Is there an art to negotiating the deal?
You have negotiated a savvy deal on your new home and you are awaiting your home inspection results. The home looks beautiful and you like the way it makes you feel until you review the inspection results. Perhaps a new roof is recommended, a new furnace will be needed, or window replacement is on the horizon. Maybe the scenario is not so dismal or expensive but there are things to be done. What is your next move?
You will first go through your concerns with your realtor and/or attorney to see what they recommend. Some options to consider:
1) Ask the seller to make the repairs at their expense. In this situation most lenders are going to require the work to be done prior to a closing with evidence that the repairs have been completed and paid for
2) Ask for a price reduction based on the estimated repairs needed. In this scenario most sellers will ask for evidence of the costs and may want to see a copy of the inspection results
3) Ask the seller to contribute toward your costs to do the loan – the amount that they contribute will be based on your loan-to-value. This can actually be a great scenario because it’s money that you won’t have to bring to closing and leave you with funds in savings for repairs
4) Do nothing and buy the home “as is”
Home repairs can be expensive and you will want to take what needs to be done into consideration.
On the other hand, if the home inspection comes back with items that are based on age and what you may already anticipate being mentioned you will likely only approach the seller for either a price reduction or credit toward costs.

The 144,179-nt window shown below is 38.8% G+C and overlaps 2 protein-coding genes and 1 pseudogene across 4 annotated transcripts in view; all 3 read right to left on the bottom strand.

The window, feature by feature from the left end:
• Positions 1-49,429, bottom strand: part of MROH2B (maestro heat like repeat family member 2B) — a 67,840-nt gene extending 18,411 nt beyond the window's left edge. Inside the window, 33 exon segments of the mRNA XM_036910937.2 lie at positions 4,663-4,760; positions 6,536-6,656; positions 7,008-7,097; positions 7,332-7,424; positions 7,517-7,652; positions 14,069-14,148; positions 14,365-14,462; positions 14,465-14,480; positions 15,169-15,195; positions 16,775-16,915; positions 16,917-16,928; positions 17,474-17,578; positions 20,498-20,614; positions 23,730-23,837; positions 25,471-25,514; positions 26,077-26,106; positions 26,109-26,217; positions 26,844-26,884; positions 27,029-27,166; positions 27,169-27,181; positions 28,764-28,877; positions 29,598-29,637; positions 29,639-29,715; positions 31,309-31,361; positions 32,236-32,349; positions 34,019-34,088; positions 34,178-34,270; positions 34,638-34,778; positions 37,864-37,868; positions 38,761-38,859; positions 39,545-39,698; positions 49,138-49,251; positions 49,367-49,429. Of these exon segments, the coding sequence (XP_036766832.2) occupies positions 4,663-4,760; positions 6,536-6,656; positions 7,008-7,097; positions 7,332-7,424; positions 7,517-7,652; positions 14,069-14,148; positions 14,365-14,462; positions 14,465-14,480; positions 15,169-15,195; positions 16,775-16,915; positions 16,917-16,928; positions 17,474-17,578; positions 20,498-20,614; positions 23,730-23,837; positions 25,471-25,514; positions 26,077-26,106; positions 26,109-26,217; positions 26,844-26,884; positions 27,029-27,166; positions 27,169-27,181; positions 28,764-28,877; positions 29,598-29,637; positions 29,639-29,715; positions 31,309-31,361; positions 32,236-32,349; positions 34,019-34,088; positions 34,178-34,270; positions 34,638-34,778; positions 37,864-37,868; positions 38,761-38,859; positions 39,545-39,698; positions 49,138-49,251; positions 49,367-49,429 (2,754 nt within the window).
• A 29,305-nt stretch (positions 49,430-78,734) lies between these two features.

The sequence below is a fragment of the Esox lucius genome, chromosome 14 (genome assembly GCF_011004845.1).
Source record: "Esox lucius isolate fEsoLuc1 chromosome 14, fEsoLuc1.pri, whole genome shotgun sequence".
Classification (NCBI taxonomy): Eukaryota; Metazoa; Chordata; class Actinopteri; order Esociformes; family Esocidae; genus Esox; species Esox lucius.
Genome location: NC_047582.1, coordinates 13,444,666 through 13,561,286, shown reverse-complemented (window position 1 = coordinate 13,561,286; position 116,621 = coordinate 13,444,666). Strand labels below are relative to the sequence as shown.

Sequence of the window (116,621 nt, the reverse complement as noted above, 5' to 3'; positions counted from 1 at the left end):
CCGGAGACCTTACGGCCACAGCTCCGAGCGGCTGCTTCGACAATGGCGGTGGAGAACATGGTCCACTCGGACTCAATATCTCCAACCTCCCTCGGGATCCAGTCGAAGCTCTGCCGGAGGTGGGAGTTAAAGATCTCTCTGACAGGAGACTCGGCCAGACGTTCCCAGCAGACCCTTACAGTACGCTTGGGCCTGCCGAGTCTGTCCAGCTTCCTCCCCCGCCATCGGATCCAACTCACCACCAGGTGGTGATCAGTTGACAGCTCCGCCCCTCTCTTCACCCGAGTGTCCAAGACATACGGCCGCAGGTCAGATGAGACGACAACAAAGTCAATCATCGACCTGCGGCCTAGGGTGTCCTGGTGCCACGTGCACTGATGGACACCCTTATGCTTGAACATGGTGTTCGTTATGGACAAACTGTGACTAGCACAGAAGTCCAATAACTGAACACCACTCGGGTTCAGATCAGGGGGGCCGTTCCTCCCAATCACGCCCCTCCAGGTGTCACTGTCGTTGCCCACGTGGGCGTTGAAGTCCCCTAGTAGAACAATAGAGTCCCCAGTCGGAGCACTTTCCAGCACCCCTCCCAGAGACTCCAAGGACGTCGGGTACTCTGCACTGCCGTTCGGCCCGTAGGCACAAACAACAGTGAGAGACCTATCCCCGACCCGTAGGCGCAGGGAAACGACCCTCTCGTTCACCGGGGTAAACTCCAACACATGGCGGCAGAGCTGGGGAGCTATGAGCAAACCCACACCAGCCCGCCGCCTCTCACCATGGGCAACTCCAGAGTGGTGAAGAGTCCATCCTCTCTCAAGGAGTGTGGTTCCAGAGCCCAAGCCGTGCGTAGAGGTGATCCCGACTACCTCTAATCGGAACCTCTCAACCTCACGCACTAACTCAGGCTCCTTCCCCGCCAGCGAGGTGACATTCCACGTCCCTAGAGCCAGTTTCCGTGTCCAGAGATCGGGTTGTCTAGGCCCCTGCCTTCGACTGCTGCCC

What I recommend that you don’t do in this situation is write an addendum using strong language about items that are in disrepair in order to get the seller’s attention and seek a credit at closing regarding what is needed, i.e., “serious issues with roof/windows based on the home inspection” – this may lead to a can of worms that is better left unopened. For one, the lender may want to see a copy of the inspection report, which is typically never needed and if the appraisal is already completed this addendum will need to be provided to them as well and they may want to see a copy of the inspection report. Your lender or the appraisal may require something additional be done. This all takes time and will create anxiety for everyone unnecessarily. It is better to be forthright and simply ask for a seller credit toward the cost to do the loan without embellishing the reason.
The old saying “honesty is the best policy” still fits. Keep it simple in regards to what you want and why – this is always your best bet.